Influence of height on the nerve conduction study parameters of the peripheral nerves 260-263
Dr. Dilip Thakur, Assistant Professor, Dept of Physiology, B. P. Koirala
Institute of Health Sciences, Ghopa Camp, Dharan.
Email: firstname.lastname@example.org, Phone: 025-525555-Ext 2471 (Off);
3060 (Res); Cell- 9842037531
BACKGROUND: Nerve conduction studies (NCS) which assess peripheral nerve functions and their parameters, are known to vary with anthropometric measurements.
OBJECTIVE: To study the effect of height on the NCS variables in the peripheral nerves of the limbs.
SETTINGS AND DESIGNS: Department of Physiology, normative.
METHODS AND MATERIAL: This study was done on 34 (age: 31.24Â±11.57 years) consenting, healthy adults of either sex. The anthropometric factors (height, weight and BMI); the compound muscle action potential (CMAP) and the sensory nerve action potential (SNAP) were recorded by using standard techniques.
STATISTICAL ANALYSIS: The correlation of height with the NCS variables was analyzed by using the Pearsonâ€™s correlation test.
RESULTS: After the adjustment of other anthropometric factors, height (158.5Â±10.21cm) showed a positive correlation with the CMAP duration of all the motor nerves: right median (r=0.734, p<0.001), left median (r=0.422, p<0.05), right ulnar (r=0.561, p<0.01), left ulnar (r=0.661, p<0.001), right tibial (r=0.372, p<0.05) Thakur D, Jha S, Pandey NK, Jha CB, Bajaj BK, Paudel BH and the left tibial (r=0.353, p<0.05). The CMAP amplitudes and the latencies were also positively correlated, with the exception of the ulnar and the right radial nerves. A positive correlation with the F- wave latencies were seen in all the nerves, except in the left common peroneal nerve. However, a negative correlation was seen with the SNAP amplitude of the right sural nerve (r= -0.442, p<0.01) and the conduction velocity of the ulnar motor nerves: right ulnar (r= -0.536, p<0.01) and left ulnar (r= -0.430, p<0.05). The SNAP duration and the conduction velocity did not show any correlation with height.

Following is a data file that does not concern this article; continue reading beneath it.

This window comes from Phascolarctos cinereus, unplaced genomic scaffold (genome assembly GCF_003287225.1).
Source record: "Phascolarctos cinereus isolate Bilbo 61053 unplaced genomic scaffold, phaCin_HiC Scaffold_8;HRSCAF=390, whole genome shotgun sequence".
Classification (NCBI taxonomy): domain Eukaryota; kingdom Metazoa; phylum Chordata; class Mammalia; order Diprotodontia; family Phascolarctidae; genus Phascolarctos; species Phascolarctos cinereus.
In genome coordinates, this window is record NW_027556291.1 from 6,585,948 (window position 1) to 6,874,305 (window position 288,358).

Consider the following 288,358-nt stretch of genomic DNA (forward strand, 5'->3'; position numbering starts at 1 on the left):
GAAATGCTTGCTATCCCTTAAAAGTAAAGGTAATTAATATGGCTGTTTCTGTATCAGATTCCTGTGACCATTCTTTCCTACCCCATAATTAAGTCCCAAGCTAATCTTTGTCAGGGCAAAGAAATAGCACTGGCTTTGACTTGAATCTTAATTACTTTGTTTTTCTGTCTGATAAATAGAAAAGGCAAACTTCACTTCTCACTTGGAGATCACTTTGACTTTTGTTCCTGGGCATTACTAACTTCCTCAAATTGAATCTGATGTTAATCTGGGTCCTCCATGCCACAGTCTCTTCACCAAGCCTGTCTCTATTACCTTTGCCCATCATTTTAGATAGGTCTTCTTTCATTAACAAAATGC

CONCLUSION: Height showed a significant correlation with the NCS parameters of the motor and few sensory nerves. Diagnostic conclusions which are made from the nerve conduction data without making corrections for the height may be invalid in patients who are taller and shorter than the average individuals. This must be also be considered while developing standard/reference normative data for different nerves.